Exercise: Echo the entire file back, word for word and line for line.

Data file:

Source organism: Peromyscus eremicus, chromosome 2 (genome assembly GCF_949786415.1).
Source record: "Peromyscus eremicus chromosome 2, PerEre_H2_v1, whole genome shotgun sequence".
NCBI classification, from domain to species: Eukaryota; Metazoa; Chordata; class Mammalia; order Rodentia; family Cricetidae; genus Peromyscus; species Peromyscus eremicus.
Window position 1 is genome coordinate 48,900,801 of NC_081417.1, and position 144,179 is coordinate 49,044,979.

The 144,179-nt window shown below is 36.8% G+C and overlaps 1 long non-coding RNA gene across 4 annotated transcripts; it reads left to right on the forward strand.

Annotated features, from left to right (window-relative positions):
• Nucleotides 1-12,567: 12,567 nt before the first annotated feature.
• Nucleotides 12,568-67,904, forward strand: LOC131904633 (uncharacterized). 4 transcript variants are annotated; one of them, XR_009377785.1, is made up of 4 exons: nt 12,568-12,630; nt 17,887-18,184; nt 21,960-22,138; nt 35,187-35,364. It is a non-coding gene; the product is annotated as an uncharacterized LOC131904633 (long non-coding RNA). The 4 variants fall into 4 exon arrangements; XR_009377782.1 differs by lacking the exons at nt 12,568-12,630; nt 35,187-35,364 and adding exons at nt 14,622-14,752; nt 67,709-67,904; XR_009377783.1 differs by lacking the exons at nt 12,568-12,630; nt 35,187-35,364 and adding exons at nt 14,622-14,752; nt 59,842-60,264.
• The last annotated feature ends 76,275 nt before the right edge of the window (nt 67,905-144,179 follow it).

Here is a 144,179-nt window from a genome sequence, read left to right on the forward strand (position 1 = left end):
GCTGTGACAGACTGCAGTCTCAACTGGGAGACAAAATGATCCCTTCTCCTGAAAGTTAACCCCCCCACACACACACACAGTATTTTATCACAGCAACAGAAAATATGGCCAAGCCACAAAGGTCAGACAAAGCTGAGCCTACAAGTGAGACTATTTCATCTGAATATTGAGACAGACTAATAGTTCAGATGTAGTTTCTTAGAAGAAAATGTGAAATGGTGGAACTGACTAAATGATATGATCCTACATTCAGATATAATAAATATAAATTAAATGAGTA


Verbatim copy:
Source organism: Peromyscus eremicus, chromosome 2 (genome assembly GCF_949786415.1).
Source record: "Peromyscus eremicus chromosome 2, PerEre_H2_v1, whole genome shotgun sequence".
NCBI classification, from domain to species: Eukaryota; Metazoa; Chordata; class Mammalia; order Rodentia; family Cricetidae; genus Peromyscus; species Peromyscus eremicus.
Window position 1 is genome coordinate 48,900,801 of NC_081417.1, and position 144,179 is coordinate 49,044,979.

The 144,179-nt window shown below is 36.8% G+C and overlaps 1 long non-coding RNA gene across 4 annotated transcripts; it reads left to right on the forward strand.

Annotated features, from left to right (window-relative positions):
• Nucleotides 1-12,567: 12,567 nt before the first annotated feature.
• Nucleotides 12,568-67,904, forward strand: LOC131904633 (uncharacterized). 4 transcript variants are annotated; one of them, XR_009377785.1, is made up of 4 exons: nt 12,568-12,630; nt 17,887-18,184; nt 21,960-22,138; nt 35,187-35,364. It is a non-coding gene; the product is annotated as an uncharacterized LOC131904633 (long non-coding RNA). The 4 variants fall into 4 exon arrangements; XR_009377782.1 differs by lacking the exons at nt 12,568-12,630; nt 35,187-35,364 and adding exons at nt 14,622-14,752; nt 67,709-67,904; XR_009377783.1 differs by lacking the exons at nt 12,568-12,630; nt 35,187-35,364 and adding exons at nt 14,622-14,752; nt 59,842-60,264.
• The last annotated feature ends 76,275 nt before the right edge of the window (nt 67,905-144,179 follow it).

Here is a 144,179-nt window from a genome sequence, read left to right on the forward strand (position 1 = left end):
GCTGTGACAGACTGCAGTCTCAACTGGGAGACAAAATGATCCCTTCTCCTGAAAGTTAACCCCCCCACACACACACACAGTATTTTATCACAGCAACAGAAAATATGGCCAAGCCACAAAGGTCAGACAAAGCTGAGCCTACAAGTGAGACTATTTCATCTGAATATTGAGACAGACTAATAGTTCAGATGTAGTTTCTTAGAAGAAAATGTGAAATGGTGGAACTGACTAAATGATATGATCCTACATTCAGATATAATAAATATAAATTAAATGAGTA